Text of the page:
Not just people in power, but most adolescents and adults struggle to remain curious given that what we know and how we understand the world contributes to our sense of self and our identity. The idea that we might be ignorant about certain things and may not have complete information, knowledge or understanding can be very destabilizing. Without the disposition of Humility we will be unable to accept our own limitations in knowledge or understanding. To be curious we have to see our own, carefully and painfully crafted identities as tentative, incomplete and a work in progress. In other words we have to become Selfless (again).
Democracies that do not instill curiosity as one of the core dispositions within its educational system run the risk of breeding generations that are incapable of creativity and learning.
The disposition that greets the world with enthusiasm for what we may find upon inquiry and exploration.
Openness as a disposition is the tendency to be receptive to what is new or unfamiliar. What is unfamiliar is disconcerting because it can turn out to be uncomfortable, threatening or even destructive, hence resistance is not necessarily futile and is wholly understandable. The down side to being ‘safe’, though, is that one can be stuck in what, while familiar, may also be less than optimal, inefficient and perhaps even destructive in the long run.
This disposition is dependent upon an essential fearlessness that allows one to move out of the comfortably familiar into the uncomfortable unfamiliar. Usually Openness is, both, preceded and accompanied by a sense of self that is flexible and confident; has minimal prejudice and bias; and has ample capacity to take risks. Openness requires other dispositions to support it, such as Humility, which itself comes from the recognition that what we know can be, and is often, erroneous.
Democracy is unique in that it is the most equitable and humane system for managing diversity. It is when competing ideas, values and practices jostle against one another and compete in the public arena that democracy can be said to be most vibrant and alive. This cannot happen in a despotic system where values, ideas and language itself that is abhorrent to the prevailing dispensation or the mainstream are proscribed and effectively silenced. Without genuine openness to ideas that may be deemed inappropriate, offensive and even blasphemous, democracies will become deeply polarized and eventually regress into a despotic state.
The disposition that inclines us to be impatient with obfuscation while motivating us to seek greater definition and truth!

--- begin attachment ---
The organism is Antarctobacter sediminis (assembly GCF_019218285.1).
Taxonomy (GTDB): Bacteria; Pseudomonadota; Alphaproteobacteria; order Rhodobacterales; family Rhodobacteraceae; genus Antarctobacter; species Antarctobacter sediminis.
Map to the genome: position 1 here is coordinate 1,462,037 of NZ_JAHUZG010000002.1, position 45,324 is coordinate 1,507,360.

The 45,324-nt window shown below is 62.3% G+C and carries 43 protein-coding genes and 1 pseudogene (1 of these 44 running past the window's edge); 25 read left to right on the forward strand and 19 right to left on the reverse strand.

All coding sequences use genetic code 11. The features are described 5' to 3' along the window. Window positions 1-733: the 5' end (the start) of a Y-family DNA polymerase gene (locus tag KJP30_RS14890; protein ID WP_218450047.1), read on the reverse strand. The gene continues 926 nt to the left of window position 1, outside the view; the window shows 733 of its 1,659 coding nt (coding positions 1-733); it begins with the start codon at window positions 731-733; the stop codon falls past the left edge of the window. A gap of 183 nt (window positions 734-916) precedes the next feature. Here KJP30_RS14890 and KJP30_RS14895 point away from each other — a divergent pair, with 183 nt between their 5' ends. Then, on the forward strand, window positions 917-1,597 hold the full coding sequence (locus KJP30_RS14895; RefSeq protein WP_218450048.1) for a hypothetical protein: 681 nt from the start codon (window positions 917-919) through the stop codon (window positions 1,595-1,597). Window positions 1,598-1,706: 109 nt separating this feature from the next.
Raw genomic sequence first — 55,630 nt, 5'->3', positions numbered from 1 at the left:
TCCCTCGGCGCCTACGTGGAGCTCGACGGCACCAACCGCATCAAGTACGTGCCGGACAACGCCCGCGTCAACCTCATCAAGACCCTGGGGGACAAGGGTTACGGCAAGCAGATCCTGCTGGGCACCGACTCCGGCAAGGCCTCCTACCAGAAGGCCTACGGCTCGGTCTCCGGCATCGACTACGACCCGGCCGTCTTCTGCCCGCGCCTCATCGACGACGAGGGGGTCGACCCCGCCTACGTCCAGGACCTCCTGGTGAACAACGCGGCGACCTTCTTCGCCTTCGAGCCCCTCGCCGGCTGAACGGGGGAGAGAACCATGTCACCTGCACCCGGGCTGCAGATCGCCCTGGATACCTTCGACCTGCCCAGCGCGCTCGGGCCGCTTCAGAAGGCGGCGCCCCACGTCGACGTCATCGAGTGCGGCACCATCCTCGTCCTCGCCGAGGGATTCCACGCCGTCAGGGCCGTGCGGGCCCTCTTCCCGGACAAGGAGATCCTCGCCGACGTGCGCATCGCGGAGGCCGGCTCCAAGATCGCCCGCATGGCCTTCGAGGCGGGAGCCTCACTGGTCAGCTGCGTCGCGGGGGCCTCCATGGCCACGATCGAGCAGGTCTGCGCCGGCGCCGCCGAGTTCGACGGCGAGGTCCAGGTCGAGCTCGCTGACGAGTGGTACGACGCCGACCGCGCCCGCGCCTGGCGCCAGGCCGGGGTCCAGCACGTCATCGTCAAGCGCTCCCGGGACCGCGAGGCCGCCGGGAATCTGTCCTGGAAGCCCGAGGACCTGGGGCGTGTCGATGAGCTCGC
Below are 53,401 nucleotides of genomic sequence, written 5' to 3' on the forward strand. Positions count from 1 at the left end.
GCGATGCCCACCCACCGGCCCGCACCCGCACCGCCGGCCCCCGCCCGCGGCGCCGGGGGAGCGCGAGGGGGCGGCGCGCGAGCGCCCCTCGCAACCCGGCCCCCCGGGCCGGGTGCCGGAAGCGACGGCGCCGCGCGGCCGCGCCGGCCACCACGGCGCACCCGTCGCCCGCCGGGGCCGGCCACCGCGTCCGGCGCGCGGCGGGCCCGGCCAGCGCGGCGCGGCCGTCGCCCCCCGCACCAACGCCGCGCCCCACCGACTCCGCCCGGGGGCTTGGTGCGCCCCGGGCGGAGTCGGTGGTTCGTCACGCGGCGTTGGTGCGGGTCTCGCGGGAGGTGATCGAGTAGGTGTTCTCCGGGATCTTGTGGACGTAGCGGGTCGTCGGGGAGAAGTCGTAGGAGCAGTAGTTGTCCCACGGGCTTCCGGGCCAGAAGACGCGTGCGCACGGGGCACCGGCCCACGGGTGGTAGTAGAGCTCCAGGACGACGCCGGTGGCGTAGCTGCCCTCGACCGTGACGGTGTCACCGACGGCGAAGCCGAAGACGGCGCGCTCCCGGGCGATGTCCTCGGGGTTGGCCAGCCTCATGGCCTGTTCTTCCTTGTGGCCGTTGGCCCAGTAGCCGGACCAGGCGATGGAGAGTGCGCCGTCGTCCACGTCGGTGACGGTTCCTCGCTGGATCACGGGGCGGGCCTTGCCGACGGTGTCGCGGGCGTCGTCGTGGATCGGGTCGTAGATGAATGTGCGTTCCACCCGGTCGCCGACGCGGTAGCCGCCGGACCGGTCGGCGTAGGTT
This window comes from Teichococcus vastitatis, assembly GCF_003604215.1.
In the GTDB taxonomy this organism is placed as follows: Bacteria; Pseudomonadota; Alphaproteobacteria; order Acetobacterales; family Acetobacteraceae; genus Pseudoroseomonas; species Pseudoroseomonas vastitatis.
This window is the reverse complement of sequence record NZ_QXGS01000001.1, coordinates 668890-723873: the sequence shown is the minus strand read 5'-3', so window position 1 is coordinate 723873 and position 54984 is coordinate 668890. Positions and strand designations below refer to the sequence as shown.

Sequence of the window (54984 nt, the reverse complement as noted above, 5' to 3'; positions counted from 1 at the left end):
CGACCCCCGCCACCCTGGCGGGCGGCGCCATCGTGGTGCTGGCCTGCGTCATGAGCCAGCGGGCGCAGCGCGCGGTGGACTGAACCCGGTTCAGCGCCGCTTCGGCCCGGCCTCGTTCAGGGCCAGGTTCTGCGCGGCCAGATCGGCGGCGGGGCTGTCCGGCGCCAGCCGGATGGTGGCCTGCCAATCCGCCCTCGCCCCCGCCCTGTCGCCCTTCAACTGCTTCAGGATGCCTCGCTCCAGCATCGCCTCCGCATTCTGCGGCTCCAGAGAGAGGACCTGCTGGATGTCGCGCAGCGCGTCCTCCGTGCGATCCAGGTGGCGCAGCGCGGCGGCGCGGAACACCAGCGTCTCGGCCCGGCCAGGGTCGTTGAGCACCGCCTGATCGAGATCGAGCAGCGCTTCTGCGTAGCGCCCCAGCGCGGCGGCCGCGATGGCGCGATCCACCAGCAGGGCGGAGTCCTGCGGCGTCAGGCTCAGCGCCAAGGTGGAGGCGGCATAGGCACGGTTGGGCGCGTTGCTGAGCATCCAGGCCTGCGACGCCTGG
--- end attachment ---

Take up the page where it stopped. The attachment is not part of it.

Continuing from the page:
When we develop attention as a disposition, we also simultaneously develop a predisposition to clarity. This is not to be confused with the type of premature and unearned clarity, that is borne out of socialization, conditioning, acquisition of specialized knowledge, confirmation bias, intellectual lethargy and a lack of curiosity. This disposition helps us approach the world and ourselves with a propensity for wanting to know how things work, why they are the way they are and where we stand.
Genuine clarity is hard earned and dynamic, open to being questioned, challenged,and changed based on new evidence, deeper understanding and new realizations. There are many obstacles that come in the way of our developing genuine clarity. It can be as basic as not having enough information; an inability to understand the problem at hand; the fear of discomfiting information or realization; our inability to handle the consequences of achieving clarity; lack of courage; an inability to frame the issue well; mental paralysis arising out of fatigue or, as is very often the case, our own intellectual lethargy.
Paying attention (again) is critical to developing this disposition. This requires some systematic and disciplined effort.
- We collect information agnostically and being wary of confirmation bias, in order that we have as much information about the situation as possible.
- We find the courage needed to overcome any kind of insecurity and fear that we may encounter.
- We rigorously question and inquire into the issue to learn more and clarify any doubts and uncertainties.
- Finally, we distance ourselves from the information and take time to reflect before drawing inferences and conclusions.
Unlike theocracies or autocracies, where truth is said to reside within the covers of a sacred book or between the ears of the despot, democracies are premised on the idea that the truth can be found through exploration, reason and debate or dialogue. This requires us to constantly strive for clarity and definition, even as we know that it is a constantly shifting goal post. Like science itself, today’s clarity may be found to be erroneous tomorrow, but unlike most religions, democracies are not condemned to live on with erroneous or faulty assumptions, hypothesis or ‘facts’ merely because they are deemed to be ‘sacred’, ‘sacrosanct’ and hence inviolable.